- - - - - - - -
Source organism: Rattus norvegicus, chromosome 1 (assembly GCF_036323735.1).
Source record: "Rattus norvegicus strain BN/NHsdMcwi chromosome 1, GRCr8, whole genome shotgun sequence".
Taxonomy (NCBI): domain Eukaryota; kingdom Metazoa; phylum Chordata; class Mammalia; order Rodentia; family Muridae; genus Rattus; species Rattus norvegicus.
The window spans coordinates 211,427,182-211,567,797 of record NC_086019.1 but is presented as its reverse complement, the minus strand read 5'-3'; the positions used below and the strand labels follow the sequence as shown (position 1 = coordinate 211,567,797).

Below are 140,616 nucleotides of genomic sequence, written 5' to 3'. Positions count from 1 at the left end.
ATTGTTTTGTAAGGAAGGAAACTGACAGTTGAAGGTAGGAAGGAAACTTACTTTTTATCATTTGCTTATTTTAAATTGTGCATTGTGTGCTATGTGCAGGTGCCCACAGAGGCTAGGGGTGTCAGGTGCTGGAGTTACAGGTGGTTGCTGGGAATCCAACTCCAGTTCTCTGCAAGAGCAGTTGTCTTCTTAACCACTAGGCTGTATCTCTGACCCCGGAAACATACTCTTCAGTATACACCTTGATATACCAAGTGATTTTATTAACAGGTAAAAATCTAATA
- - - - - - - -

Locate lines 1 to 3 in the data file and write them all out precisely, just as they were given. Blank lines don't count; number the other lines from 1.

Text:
Source organism: Rattus norvegicus, chromosome 1 (assembly GCF_036323735.1).
Source record: "Rattus norvegicus strain BN/NHsdMcwi chromosome 1, GRCr8, whole genome shotgun sequence".
Taxonomy (NCBI): domain Eukaryota; kingdom Metazoa; phylum Chordata; class Mammalia; order Rodentia; family Muridae; genus Rattus; species Rattus norvegicus.